Saved: Hermann Einstein, was a Hebrew teacher and Cantor - the person who leads a Jewish congregation in prayer in Mr Laemmle's home town of Laupheim

One of Laemmle's Affidavits: Mr Laemmle, then 71, personally travelled to Europe and France to accompany Hermann Einstein on his journey to the US in 1938
One of Laemmle's Affidavits: Mr Laemmle, then 71, personally travelled to Europe and France to accompany Hermann Einstein on his journey to the US in 1938

One of Laemmle's Affidavits: Mr Laemmle, then 71, personally travelled to Europe and France to accompany Hermann Einstein on his journey to the US in 1938

Close friends: Mr Einstein, seen here in Germany before he fled to the U.S., was one of the pallbearers at Carl Laemmle's funeral in 1939
Close friends: Mr Einstein, seen here in Germany before he fled to the U.S., was one of the pallbearers at Carl Laemmle's funeral in 1939

Close friends: Mr Einstein, seen here in Germany before he fled to the U.S., was one of the pallbearers at Carl Laemmle's funeral in 1939

In a letter written by Laemmle in August 1937, he spoke of his dedication to the cause of saving as many German Jews from the Nazis as he could – and that was fully aware of the consequences of putting his fortune and good name on the line.

‘When I issue an affidavit, you may be sure that I am doing it with the full knowledge of my responsibility and that my whole heart and soul is in it.

‘I need not tell you of the suffering that the Jews of Germany are going through in these times and I, for one, feel that every single Jew who is in a financial position to help those badly in need, should do so unswervingly. And that is exactly my position.’

Lucky: Sandy Einstein's father Hermann was one of Mr Laemmle's Affidavit refugees
Lucky: Sandy Einstein's father Hermann was one of Mr Laemmle's Affidavit refugees

Lucky: Sandy Einstein's father Hermann was one of Mr Laemmle's Affidavit refugees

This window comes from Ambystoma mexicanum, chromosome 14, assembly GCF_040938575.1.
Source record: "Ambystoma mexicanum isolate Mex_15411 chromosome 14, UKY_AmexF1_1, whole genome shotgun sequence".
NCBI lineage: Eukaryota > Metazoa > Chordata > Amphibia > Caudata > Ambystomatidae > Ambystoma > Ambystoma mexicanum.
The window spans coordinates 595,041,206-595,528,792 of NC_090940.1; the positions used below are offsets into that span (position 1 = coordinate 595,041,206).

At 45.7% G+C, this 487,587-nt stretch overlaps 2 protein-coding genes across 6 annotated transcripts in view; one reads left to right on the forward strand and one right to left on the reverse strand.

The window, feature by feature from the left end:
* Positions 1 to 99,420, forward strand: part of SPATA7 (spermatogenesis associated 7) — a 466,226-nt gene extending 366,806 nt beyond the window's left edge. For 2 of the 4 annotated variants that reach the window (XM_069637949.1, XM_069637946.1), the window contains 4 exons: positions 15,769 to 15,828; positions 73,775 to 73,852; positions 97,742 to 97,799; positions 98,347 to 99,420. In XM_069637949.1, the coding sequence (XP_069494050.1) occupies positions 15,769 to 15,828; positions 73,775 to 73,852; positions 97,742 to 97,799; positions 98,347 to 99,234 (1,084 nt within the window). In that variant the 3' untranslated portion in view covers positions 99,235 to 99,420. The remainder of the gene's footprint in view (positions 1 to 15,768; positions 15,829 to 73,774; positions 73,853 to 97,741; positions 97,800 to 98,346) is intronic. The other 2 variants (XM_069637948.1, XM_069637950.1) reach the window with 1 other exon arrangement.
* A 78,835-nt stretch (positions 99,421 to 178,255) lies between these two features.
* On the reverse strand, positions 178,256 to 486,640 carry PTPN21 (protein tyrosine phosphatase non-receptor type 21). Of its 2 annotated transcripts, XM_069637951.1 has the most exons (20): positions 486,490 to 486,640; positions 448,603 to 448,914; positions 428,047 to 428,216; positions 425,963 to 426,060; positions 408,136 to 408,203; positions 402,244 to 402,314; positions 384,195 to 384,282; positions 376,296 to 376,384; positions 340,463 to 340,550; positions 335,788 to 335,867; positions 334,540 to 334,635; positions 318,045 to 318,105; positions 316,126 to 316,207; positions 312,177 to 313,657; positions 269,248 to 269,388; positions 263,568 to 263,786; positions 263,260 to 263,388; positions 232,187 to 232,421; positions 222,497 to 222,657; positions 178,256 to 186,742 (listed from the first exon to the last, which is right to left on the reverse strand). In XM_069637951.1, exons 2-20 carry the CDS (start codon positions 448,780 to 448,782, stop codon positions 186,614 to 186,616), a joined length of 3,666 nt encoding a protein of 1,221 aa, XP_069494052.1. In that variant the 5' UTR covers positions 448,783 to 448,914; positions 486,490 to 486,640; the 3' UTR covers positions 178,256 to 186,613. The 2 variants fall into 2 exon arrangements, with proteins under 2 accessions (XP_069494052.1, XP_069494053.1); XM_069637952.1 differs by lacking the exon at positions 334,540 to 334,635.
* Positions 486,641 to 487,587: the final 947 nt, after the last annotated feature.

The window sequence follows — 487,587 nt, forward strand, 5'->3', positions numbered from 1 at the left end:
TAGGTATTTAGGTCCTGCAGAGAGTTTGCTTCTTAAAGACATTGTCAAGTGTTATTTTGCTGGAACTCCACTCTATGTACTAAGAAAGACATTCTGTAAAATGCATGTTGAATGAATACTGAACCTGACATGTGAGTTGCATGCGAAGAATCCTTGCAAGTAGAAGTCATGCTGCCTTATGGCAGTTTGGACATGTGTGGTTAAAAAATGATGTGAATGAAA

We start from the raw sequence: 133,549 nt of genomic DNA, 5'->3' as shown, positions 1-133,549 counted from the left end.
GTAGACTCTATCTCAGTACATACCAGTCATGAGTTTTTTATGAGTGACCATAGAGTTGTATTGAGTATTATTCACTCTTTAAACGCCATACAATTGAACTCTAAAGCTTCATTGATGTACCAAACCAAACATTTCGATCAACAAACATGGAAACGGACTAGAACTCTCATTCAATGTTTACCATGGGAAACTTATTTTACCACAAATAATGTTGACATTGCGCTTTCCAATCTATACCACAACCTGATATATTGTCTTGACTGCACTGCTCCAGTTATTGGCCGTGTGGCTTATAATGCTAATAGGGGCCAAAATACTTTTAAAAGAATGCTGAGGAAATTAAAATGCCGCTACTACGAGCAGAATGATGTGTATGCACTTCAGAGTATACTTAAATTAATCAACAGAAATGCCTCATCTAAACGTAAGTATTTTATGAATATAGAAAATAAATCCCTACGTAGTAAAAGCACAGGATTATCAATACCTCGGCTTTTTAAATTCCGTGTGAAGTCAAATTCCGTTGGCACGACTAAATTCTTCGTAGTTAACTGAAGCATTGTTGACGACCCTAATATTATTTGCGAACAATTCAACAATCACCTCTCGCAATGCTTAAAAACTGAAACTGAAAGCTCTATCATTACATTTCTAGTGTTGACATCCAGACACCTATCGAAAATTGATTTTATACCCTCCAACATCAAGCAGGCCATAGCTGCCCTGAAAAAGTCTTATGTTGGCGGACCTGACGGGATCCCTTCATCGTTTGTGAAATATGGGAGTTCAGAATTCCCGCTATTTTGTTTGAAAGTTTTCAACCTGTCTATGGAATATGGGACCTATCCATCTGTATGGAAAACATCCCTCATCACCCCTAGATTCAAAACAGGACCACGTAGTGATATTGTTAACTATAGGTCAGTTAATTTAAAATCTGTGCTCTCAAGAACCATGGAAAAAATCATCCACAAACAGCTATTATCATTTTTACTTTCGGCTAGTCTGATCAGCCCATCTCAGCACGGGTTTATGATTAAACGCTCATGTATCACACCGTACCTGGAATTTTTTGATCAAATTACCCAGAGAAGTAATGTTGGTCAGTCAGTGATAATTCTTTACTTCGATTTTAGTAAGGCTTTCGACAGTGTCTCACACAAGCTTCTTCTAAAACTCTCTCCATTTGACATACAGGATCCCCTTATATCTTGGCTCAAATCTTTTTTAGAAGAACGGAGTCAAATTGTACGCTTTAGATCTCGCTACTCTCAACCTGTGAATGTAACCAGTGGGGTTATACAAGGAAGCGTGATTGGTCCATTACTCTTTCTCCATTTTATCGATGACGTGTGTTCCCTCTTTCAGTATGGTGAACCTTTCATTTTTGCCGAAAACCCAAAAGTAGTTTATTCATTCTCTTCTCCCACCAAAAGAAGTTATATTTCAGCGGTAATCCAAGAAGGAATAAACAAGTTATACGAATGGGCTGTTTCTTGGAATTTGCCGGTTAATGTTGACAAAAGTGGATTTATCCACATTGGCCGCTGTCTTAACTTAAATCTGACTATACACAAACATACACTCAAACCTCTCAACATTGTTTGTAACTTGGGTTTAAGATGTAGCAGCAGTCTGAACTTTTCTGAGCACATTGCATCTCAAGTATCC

One of the hundreds of people alive today thanks to the efforts of Mr Laemmle is Sandy Einstein, a former manager of legendary rockbands Journey and Europe.

His father Hermann Einstein hailed from Mr Laemmle's home town of Laupheim, and they had become acquaintances during one of the film moguls' annual visits in 1929.

As Hitler and the Nazis rose to power, life became increasingly difficult for Germany's Jews, and as a Hebrew teacher and Cantor - the person who leads a Jewish congregation in prayer - Hermann Einstein was no exception.

Hermann Einstein contacted his friend, who responded with a promise to help him move to California.

'Other than my parents, Carl Laemmle has been the most significant person in my life,' Mr Einstein tells MailOnline. 

'Had he not rescued my father from the Nazis, it is more than likely that he would have been murdered like his sister Nelly, and as a result, I would not be alive today.'

Mr Laemmle personally travelled to Europe to ensure Hermann Einstein's safe journey across to the United States, and the pair travelled from Le Havre, France and arrived in New York on February 23, 1938.

The Hebrew teacher ended up moving in with Mr Laemmle on his estate in Beverly Hills, California where he taught his son Carl Jr, and led the family's religious ceremonies such as Passover Seder.

Hermann Einstein was still living with Mr Laemmle when the Hollywood legend passed away age 72, in September 1939, and his obituary reveals that the Hebrew teacher was one of the pallbearers at his funeral.

Sandy Einstein, who only learned about Mr Laemmle's significance to his existence as an adult, added that there are most likely thousands of Americans alive today thanks to a 5ft 2in Hollywood producer.